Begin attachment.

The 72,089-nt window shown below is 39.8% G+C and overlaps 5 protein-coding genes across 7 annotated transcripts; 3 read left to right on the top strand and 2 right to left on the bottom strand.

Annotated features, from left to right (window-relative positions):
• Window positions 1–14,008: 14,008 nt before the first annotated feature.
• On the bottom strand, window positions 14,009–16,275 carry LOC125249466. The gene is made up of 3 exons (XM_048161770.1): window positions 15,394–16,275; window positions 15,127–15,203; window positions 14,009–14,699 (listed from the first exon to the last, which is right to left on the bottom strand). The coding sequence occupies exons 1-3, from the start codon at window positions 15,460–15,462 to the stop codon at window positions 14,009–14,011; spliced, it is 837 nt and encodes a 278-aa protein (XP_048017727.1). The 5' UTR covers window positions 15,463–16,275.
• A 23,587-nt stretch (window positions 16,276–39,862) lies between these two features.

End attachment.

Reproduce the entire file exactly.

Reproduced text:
The 72,089-nt window shown below is 39.8% G+C and overlaps 5 protein-coding genes across 7 annotated transcripts; 3 read left to right on the top strand and 2 right to left on the bottom strand.

Annotated features, from left to right (window-relative positions):
• Window positions 1–14,008: 14,008 nt before the first annotated feature.
• On the bottom strand, window positions 14,009–16,275 carry LOC125249466. The gene is made up of 3 exons (XM_048161770.1): window positions 15,394–16,275; window positions 15,127–15,203; window positions 14,009–14,699 (listed from the first exon to the last, which is right to left on the bottom strand). The coding sequence occupies exons 1-3, from the start codon at window positions 15,460–15,462 to the stop codon at window positions 14,009–14,011; spliced, it is 837 nt and encodes a 278-aa protein (XP_048017727.1). The 5' UTR covers window positions 15,463–16,275.
• A 23,587-nt stretch (window positions 16,276–39,862) lies between these two features.